Most of us have a boss. Some of us actually like them.
The “boss” is that person who is ultimately responsible for your status in the organization. They can make or break your career. So too they hold power to continue or bring to an end your employment. Maybe you’re a full-time employee or a contractor. Either way, it is perhaps one of your most important relationships in life. (Hint: it’s much more important than your relationship with your mobile phone.)
Unless you’re a sole proprietor running your own business without a board of directors, there will always be someone who reigns over your employment.
CEOs report into chairs of the board. SVPs report into CEOs. Directors report into VPs. Managers report into directors. Individual contributors, team leads, and other commonly used front-line titles report into managers. It’s been like this for decades. It’s not going to change, either.
The relationship between you and your direct leader can be anywhere from tenuous to fantastic.
Wherever you land on the spectrum, it’s a rather important skill to possess. That is, how do you manage up?
Many people consider the term a derogatory one; “managing up.” Always the contrarian, I beg to differ. If leaders both lead and manage, what’s wrong with you—as the subordinate in the leader-subordinate relationship—managing up? After all, leaders are “managing down,” aren’t they?
First off, be proactive.
Everyone is tasked with projects, deliverables, goals and actions. Nobody likes a surprise. Whether you have good news to report or potentially bad news, your communication strategy ought to be one that is first and foremost proactive. Get ahead of everything and anything. That doesn’t mean being an overly zealous and careless communicator to the point of annoyance. It means to be constantly thinking about where you are at with your tasks, and how/when you will position yourself accordingly with your boss.
Wait, what? That’s right; I said lie. Well, sort of. When managing up, one item to consider is whether you want to tell the entire story. Being proactive is critical, but providing all the gory details may not be a useful strategy. Imagine a performance issue with one of your team members. Perhaps there was inappropriate conduct. Rather than unleashing the entirety of the situation to your boss, ensure they are aware of the generalities of the scenario rather than the specifics. And ensure they know you are on top of it, and the outcome.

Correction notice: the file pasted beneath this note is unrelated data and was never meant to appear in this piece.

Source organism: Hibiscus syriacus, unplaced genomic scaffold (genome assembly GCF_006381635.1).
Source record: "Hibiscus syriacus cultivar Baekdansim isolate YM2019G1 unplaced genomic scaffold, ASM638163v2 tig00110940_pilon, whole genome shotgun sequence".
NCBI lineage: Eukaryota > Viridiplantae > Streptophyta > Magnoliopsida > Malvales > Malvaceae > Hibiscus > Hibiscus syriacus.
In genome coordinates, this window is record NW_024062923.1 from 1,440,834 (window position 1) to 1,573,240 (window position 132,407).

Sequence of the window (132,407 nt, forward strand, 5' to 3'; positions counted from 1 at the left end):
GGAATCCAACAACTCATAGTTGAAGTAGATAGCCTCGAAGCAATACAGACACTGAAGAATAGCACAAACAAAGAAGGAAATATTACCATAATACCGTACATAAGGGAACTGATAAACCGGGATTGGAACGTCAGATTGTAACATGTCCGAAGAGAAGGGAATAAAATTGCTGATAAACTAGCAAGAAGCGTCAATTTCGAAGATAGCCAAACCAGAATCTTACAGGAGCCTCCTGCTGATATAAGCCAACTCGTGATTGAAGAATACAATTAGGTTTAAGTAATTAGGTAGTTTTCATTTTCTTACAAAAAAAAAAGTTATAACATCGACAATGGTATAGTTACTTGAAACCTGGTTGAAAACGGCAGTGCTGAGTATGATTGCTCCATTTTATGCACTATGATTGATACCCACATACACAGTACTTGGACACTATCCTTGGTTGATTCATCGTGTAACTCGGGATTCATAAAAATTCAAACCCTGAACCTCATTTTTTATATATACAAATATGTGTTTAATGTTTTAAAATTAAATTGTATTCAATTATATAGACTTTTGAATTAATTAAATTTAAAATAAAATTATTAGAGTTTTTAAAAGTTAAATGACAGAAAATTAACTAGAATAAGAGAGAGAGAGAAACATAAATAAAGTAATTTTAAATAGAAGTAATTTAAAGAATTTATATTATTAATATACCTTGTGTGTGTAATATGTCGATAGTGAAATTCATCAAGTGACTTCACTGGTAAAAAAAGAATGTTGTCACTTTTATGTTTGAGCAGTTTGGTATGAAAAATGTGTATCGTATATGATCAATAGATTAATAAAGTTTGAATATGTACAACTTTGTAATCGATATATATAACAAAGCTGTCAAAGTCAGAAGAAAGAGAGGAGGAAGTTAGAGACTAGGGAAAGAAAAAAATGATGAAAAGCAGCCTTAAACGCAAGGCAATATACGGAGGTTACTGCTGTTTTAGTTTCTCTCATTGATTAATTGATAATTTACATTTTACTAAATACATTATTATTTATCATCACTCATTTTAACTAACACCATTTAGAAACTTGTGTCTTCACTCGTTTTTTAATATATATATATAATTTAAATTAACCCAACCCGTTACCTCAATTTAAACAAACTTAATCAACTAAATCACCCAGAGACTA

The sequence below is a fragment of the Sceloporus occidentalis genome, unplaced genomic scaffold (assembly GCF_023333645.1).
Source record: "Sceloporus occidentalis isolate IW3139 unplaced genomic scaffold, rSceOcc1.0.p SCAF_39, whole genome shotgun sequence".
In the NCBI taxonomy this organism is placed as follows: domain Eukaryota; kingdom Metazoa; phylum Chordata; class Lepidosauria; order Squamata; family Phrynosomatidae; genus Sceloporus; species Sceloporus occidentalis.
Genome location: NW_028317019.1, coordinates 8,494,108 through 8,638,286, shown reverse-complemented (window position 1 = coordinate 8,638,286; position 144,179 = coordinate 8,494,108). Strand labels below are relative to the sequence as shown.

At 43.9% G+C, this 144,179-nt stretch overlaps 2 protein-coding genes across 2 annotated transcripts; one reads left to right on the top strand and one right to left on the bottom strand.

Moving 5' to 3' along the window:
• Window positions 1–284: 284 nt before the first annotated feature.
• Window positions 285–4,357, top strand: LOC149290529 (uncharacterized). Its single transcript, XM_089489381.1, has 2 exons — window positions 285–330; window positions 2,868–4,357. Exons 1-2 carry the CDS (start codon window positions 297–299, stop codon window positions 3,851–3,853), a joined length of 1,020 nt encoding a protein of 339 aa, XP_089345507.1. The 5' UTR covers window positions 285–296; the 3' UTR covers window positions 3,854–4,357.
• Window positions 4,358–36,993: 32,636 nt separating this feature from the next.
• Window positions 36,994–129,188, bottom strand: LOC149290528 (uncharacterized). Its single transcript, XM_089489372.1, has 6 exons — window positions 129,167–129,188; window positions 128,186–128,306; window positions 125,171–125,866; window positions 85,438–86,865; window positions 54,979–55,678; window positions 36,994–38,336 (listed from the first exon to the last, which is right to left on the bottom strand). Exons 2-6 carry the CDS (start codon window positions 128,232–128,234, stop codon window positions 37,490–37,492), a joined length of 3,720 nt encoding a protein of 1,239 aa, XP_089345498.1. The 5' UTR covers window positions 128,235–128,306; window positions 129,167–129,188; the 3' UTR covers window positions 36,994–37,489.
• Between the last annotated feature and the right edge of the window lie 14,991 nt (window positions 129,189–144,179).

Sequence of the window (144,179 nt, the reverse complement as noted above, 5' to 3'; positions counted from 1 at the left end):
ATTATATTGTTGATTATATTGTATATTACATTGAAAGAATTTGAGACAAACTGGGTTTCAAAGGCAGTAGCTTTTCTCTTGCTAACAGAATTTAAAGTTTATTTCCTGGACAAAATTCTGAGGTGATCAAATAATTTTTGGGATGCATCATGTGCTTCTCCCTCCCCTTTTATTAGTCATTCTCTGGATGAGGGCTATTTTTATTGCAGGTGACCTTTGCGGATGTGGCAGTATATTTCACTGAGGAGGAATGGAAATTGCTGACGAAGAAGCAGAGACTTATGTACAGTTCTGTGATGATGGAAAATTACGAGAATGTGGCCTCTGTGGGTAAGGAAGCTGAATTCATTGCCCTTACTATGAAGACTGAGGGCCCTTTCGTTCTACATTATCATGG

Third, ask for their assistance.
A boss always likes to feel wanted, if not needed. Far too many direct reports fail to appreciate their boss’s ego. “They’re my boss,” some will muse, “so why should I stroke their ego?” Well, you should. Period. With any luck, they attained the position of “boss” because of superior performance during their career. (That’s the hope.) There is unquestionably no harm in asking. Some of us believe it’s a sign of weakness with our character or leadership skills. It’s not. It demonstrates respect for your boss, and you might even get something out of it.
Fourth, offer your assistance.
In this the age of organizational freneticism, bosses are stressed, overly busy, and constantly trying to find ways to “do more with less.” Budget cutbacks, staff attrition (whether voluntary or involuntary) and constant restructuring are widespread issues that bosses have to handle. Inbox zero has become a dream. 40-hour work weeks are a distant memory. Every now and then I suggest that you offer up your assistance. Perhaps it’s in your 1-1 status review meeting. Maybe it’s in an email (sigh, more emails) or embedded somewhere else. Whatever the mechanism, when you offer to take something off of your leader’s plate—or simply suggesting you have a block of time over the next month, quarter, whatever to chip in—it goes a long way to furthering your relationship. It also demonstrates your sense of empathy.
Fifth and finally, skip past your boss.
Managing up should not stop with your immediate leader. They just happen to be the person directly connected to you via the org chart. I have seen people who occasionally skip past their boss to great advantage. Maybe you can come up with ways in which to physically say hello, be it at the end of a meeting, a town hall session, or even the elevator or parking lot. If you have established a relationship of some sort, you might even contemplate an email that outlines some of your accomplishments. Better yet, you might even highlight creative ideas that could help the team’s (or organization’s) strategy. You could offer your assistance somehow. In any case, you will want to gauge whether to involve your direct leader in any of your interactions so as not to seem rogue or disrespectful.
Managing up is not necessarily a negative concept. Indeed it could simply be another tool in your toolbox of career development.